• By Doug Generoli, Sept. 25, 1997
  • Walk the curvy hillside streets and emerge atop Soledad Mountain

  • For a unique look at La Jolla – bottom to top – climaxed by the conventionally famous yet still fabulous view of the city from Soledad Park, try this unconventional six-mile (round trip) walking or bicycling route. Cyclists beware: there are some tough uphill stretches here, suitable only for bikes with very low gears.
  • By Jerry Schad, July 30, 1998
  • Schoolboy charm

  • 'What do you make of the whole Cunanan story?" I asked. The bartender at the Whaling Bar in the big pink La Valencia Hotel leaned toward me. "I'm glad he's dead. That way, we won't have to pay millions of dollars and watch him walk free."
  • By Matthew Lickona, July 31, 1997
The Bishop's School. Three of the main buildings were designed by Irving Gill. A colonnade of arches rings the courtyard.
  • I wanted to get as far as I could from my father

  • I could bear seeing that place, endure an interview with the police who knew him too well, with his parole officer, with merchants he’d stiffed and neighbors he’d bullshitted. But till now I'd kept my distance from pretty l.a Jolla and from San Diego and from up close and personal memories of my terminal pileup with my dad.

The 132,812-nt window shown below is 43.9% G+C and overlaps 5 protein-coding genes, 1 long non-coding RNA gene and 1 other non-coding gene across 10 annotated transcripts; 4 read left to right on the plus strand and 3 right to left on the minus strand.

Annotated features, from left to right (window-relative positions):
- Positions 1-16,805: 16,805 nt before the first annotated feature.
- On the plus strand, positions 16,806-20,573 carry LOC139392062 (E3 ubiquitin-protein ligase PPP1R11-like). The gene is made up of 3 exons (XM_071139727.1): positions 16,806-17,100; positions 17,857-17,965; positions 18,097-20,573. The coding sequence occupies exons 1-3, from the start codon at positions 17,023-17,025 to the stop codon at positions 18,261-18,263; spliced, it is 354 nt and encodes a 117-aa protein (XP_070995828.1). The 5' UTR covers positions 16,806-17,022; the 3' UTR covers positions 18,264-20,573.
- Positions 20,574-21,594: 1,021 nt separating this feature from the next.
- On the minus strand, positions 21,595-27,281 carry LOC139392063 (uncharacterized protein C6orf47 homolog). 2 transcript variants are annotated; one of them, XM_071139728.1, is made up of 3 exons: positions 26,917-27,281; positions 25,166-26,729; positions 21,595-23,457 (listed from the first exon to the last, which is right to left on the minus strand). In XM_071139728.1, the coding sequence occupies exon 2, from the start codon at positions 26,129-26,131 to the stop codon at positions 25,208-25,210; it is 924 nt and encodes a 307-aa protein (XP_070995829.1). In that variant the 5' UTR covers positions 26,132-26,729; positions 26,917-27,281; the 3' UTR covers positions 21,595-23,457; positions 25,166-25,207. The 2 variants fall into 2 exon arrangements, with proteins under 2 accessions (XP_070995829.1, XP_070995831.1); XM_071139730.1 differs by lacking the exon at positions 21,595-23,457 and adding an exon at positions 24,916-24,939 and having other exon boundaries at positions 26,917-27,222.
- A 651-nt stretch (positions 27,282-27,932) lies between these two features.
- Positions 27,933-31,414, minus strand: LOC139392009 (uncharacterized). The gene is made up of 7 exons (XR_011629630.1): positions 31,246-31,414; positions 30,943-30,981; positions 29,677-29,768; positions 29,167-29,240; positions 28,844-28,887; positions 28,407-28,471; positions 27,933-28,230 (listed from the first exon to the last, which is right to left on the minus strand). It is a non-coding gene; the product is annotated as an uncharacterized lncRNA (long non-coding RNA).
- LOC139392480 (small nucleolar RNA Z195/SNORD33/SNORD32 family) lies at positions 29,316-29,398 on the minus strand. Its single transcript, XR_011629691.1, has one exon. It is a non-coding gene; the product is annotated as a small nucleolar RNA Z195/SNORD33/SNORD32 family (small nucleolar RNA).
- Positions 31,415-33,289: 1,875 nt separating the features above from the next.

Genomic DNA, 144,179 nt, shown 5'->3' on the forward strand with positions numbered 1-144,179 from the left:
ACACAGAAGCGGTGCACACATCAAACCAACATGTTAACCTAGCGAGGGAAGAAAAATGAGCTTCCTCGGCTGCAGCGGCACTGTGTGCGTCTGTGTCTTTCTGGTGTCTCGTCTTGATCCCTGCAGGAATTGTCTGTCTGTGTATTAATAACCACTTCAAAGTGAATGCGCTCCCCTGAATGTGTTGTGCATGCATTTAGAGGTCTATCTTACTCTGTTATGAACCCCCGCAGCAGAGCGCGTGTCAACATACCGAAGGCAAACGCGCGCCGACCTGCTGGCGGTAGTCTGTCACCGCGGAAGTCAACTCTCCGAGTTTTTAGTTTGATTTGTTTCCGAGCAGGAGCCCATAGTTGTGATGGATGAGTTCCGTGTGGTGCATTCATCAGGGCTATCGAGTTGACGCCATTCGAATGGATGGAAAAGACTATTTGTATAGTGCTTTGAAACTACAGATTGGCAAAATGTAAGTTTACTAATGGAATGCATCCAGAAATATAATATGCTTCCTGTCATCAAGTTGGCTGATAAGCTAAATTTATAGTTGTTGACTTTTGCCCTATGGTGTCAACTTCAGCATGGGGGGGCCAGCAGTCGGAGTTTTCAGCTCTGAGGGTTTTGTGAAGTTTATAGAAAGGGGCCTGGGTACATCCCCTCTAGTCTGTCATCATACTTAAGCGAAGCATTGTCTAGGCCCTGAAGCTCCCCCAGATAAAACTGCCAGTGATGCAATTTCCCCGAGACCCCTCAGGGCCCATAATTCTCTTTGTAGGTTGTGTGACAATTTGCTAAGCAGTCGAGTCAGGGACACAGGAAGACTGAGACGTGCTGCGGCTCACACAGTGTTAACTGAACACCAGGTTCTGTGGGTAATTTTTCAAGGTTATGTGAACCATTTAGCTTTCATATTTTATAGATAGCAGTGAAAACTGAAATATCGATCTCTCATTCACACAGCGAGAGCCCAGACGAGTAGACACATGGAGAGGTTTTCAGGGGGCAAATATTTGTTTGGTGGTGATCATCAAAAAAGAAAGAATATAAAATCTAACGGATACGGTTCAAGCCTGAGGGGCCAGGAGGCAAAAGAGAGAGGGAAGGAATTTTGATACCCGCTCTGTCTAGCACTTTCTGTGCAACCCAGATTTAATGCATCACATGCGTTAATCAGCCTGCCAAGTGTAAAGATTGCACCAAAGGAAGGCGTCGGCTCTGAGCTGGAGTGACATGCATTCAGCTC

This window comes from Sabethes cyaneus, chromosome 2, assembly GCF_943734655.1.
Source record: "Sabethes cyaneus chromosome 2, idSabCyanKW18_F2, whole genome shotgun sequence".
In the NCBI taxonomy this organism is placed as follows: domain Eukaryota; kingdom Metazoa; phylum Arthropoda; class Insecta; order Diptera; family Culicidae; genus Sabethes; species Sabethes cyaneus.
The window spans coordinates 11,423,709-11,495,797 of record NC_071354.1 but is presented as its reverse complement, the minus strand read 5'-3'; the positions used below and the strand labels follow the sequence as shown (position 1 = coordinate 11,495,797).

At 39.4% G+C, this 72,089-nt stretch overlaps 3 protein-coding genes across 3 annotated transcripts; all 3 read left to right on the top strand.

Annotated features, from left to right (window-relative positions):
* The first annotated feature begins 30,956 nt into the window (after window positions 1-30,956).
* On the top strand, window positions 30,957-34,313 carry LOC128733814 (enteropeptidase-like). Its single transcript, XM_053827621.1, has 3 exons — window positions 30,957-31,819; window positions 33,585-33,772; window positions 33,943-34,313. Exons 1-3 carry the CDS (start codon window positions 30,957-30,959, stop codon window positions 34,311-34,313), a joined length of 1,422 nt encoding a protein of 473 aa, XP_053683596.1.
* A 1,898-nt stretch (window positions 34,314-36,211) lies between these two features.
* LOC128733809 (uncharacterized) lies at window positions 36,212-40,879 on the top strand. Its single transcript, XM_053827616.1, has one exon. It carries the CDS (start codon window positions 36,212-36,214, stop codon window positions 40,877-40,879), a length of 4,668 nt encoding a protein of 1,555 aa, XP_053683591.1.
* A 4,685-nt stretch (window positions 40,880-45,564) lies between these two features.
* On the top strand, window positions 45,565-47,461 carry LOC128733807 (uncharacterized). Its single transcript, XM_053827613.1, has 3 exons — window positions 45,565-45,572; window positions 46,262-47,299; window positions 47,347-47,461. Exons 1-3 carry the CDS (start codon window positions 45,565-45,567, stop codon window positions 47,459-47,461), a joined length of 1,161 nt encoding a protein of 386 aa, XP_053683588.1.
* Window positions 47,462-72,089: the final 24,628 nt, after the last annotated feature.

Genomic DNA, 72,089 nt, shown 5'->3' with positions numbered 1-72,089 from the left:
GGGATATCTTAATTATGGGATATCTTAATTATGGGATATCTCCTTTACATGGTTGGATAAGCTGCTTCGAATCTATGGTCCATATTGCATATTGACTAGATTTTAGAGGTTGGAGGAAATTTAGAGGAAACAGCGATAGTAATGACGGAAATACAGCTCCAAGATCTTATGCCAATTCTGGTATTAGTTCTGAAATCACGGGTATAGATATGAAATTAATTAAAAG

• By Geoffrey Wolff, May 9, 1996
Duke, Geoffrey, Tobias Wolff. "Where, during these humiliating hours after work, was Toby?"
  • Where the surf was roughest

  • The first time I went to La Jolla was the summer of 1957. I was 15. Mama had remarried that spring to a man we all thought was beneath her. My brother Jimmy had left home shortly afterward, calling her an adulteress for remarrying. He had become a holy roller not long before that out of sexual guilt and fear of burning in hell.
  • By Mary Kathryn Vernon, Sept. 16, 1993
I took the bus to the Naval Recruitment Center. On the way, I imagined myself driving a convertible along the coast at sunset with the top down.
  • The mothership has landed

  • Perhaps the most striking and imposing new monument to be built in the San Diego area in recent years is the Mormon Temple currently nearing completion at the junction of Interstate 5 and La Jolla Village Drive. The two icy-white towers, surmounted by a gold effigy of the Angel Moroni and surrounded by neo-Gothic stalagmites, have already become a city landmark.